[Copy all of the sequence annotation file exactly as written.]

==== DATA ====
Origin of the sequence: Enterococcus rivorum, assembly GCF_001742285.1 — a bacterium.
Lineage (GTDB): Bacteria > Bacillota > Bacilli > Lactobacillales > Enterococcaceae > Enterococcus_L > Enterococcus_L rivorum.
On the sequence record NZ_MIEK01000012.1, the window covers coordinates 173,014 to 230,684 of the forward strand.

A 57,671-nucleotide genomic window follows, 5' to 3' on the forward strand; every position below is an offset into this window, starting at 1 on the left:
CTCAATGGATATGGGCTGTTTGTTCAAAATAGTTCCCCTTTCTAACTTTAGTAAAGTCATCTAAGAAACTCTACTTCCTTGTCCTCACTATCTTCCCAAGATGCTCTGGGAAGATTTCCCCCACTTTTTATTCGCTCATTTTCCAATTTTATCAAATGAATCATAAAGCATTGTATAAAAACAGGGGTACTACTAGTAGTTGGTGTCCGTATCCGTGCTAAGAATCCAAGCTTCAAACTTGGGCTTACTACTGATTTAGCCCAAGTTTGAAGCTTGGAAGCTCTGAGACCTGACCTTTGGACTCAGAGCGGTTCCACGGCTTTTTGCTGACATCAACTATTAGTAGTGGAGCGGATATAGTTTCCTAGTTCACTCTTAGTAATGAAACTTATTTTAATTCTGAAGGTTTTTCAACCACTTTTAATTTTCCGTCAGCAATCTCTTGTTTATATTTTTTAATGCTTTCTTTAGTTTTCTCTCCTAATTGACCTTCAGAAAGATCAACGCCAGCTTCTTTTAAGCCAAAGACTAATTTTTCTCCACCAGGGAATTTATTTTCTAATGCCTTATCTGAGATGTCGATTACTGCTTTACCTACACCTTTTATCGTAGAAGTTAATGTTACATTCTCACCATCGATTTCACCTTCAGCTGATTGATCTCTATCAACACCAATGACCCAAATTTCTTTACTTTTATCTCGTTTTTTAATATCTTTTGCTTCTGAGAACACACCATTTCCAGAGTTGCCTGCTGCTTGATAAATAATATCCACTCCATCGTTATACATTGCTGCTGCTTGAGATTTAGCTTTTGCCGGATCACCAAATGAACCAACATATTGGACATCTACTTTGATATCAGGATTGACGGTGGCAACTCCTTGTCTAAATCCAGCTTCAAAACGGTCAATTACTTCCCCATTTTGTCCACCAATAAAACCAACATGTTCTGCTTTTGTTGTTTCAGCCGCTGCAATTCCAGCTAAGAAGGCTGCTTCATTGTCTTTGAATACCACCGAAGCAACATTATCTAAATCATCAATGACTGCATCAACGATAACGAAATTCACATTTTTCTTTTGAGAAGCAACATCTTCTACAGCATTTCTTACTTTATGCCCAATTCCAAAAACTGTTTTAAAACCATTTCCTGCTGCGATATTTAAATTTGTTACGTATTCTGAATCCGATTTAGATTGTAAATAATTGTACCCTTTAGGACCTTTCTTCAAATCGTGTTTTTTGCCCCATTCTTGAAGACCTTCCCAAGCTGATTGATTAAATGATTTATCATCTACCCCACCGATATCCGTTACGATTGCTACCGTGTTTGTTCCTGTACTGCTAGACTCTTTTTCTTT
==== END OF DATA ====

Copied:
Origin of the sequence: Enterococcus rivorum, assembly GCF_001742285.1 — a bacterium.
Lineage (GTDB): Bacteria > Bacillota > Bacilli > Lactobacillales > Enterococcaceae > Enterococcus_L > Enterococcus_L rivorum.
On the sequence record NZ_MIEK01000012.1, the window covers coordinates 173,014 to 230,684 of the forward strand.

A 57,671-nucleotide genomic window follows, 5' to 3' on the forward strand; every position below is an offset into this window, starting at 1 on the left:
CTCAATGGATATGGGCTGTTTGTTCAAAATAGTTCCCCTTTCTAACTTTAGTAAAGTCATCTAAGAAACTCTACTTCCTTGTCCTCACTATCTTCCCAAGATGCTCTGGGAAGATTTCCCCCACTTTTTATTCGCTCATTTTCCAATTTTATCAAATGAATCATAAAGCATTGTATAAAAACAGGGGTACTACTAGTAGTTGGTGTCCGTATCCGTGCTAAGAATCCAAGCTTCAAACTTGGGCTTACTACTGATTTAGCCCAAGTTTGAAGCTTGGAAGCTCTGAGACCTGACCTTTGGACTCAGAGCGGTTCCACGGCTTTTTGCTGACATCAACTATTAGTAGTGGAGCGGATATAGTTTCCTAGTTCACTCTTAGTAATGAAACTTATTTTAATTCTGAAGGTTTTTCAACCACTTTTAATTTTCCGTCAGCAATCTCTTGTTTATATTTTTTAATGCTTTCTTTAGTTTTCTCTCCTAATTGACCTTCAGAAAGATCAACGCCAGCTTCTTTTAAGCCAAAGACTAATTTTTCTCCACCAGGGAATTTATTTTCTAATGCCTTATCTGAGATGTCGATTACTGCTTTACCTACACCTTTTATCGTAGAAGTTAATGTTACATTCTCACCATCGATTTCACCTTCAGCTGATTGATCTCTATCAACACCAATGACCCAAATTTCTTTACTTTTATCTCGTTTTTTAATATCTTTTGCTTCTGAGAACACACCATTTCCAGAGTTGCCTGCTGCTTGATAAATAATATCCACTCCATCGTTATACATTGCTGCTGCTTGAGATTTAGCTTTTGCCGGATCACCAAATGAACCAACATATTGGACATCTACTTTGATATCAGGATTGACGGTGGCAACTCCTTGTCTAAATCCAGCTTCAAAACGGTCAATTACTTCCCCATTTTGTCCACCAATAAAACCAACATGTTCTGCTTTTGTTGTTTCAGCCGCTGCAATTCCAGCTAAGAAGGCTGCTTCATTGTCTTTGAATACCACCGAAGCAACATTATCTAAATCATCAATGACTGCATCAACGATAACGAAATTCACATTTTTCTTTTGAGAAGCAACATCTTCTACAGCATTTCTTACTTTATGCCCAATTCCAAAAACTGTTTTAAAACCATTTCCTGCTGCGATATTTAAATTTGTTACGTATTCTGAATCCGATTTAGATTGTAAATAATTGTACCCTTTAGGACCTTTCTTCAAATCGTGTTTTTTGCCCCATTCTTGAAGACCTTCCCAAGCTGATTGATTAAATGATTTATCATCTACCCCACCGATATCCGTTACGATTGCTACCGTGTTTGTTCCTGTACTGCTAGACTCTTTTTCTTT